Great Britain 1839 – 1917
Description: early Fulham period, amphora, decorated with a snake and a peacock, surrounded by plants, insects, birds and reptiles, in shades of green, blue, red, brown over an off-white slip, made by WILLIAM DE MORGAN & CO, Sand's End Pottery, Fulham
Place made: London, Greater London, England
Materials & Technique: ceramics, vases earthenware, earthenware
William Frend De Morgan trained as a painter before commencing work in stained glass and ceramic tile decoration in 1864. He collaborated with William Morris from 1863 on the design of his decorated architectural tiles. In 1872 he established a pottery in Chelsea, London where his specialty was ceramics decorated with vivid designs using lustre glazes, inspired by Italian, Middle Eastern and Moorish pottery of the 15th and 16th centuries. His partners from 1898, ceramic painters Charles and Fred Passenger, kept the firm running after De Morgan’s retirement from ceramics in 1907 to become a novelist.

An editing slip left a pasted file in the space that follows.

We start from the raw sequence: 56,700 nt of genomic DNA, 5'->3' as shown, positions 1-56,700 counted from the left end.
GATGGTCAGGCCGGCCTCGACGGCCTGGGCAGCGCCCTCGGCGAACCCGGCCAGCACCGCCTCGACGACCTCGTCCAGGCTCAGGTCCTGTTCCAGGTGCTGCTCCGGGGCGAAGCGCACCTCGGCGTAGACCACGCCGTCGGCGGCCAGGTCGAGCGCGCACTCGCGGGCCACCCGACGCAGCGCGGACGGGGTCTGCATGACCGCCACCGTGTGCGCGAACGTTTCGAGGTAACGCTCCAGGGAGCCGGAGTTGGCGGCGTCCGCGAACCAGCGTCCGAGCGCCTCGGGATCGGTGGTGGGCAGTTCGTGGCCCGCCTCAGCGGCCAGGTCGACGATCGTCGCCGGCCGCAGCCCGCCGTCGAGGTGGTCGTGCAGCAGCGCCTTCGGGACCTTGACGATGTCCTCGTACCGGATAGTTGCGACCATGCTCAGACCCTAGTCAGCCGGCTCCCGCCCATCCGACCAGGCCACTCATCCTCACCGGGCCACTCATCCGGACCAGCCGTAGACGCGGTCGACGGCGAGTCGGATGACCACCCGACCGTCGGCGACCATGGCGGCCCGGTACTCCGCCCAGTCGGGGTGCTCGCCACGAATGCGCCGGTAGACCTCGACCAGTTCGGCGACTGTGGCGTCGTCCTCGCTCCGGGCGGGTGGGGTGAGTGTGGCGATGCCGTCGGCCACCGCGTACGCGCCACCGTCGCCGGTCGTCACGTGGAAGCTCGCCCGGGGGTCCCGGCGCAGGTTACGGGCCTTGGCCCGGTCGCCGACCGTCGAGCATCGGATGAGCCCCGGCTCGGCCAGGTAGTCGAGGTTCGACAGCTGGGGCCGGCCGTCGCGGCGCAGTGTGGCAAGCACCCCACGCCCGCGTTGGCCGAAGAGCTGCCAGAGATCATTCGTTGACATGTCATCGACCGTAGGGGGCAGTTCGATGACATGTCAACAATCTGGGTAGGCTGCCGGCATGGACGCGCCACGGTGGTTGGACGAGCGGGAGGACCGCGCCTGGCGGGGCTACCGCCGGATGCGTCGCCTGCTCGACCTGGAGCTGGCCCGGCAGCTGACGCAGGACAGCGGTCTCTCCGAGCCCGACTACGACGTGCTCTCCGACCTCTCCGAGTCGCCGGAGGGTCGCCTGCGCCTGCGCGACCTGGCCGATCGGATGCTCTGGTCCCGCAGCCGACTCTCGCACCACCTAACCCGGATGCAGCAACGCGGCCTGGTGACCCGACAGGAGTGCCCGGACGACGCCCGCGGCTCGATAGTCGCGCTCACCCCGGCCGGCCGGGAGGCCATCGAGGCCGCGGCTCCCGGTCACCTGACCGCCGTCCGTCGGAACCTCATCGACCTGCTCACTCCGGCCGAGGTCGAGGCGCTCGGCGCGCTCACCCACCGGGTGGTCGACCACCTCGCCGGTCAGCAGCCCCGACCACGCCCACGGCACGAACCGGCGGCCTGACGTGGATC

Text © National Gallery of Australia, Canberra 2016
Author: Dr Robert Bell AM - Senior Curator Decorative Arts and Design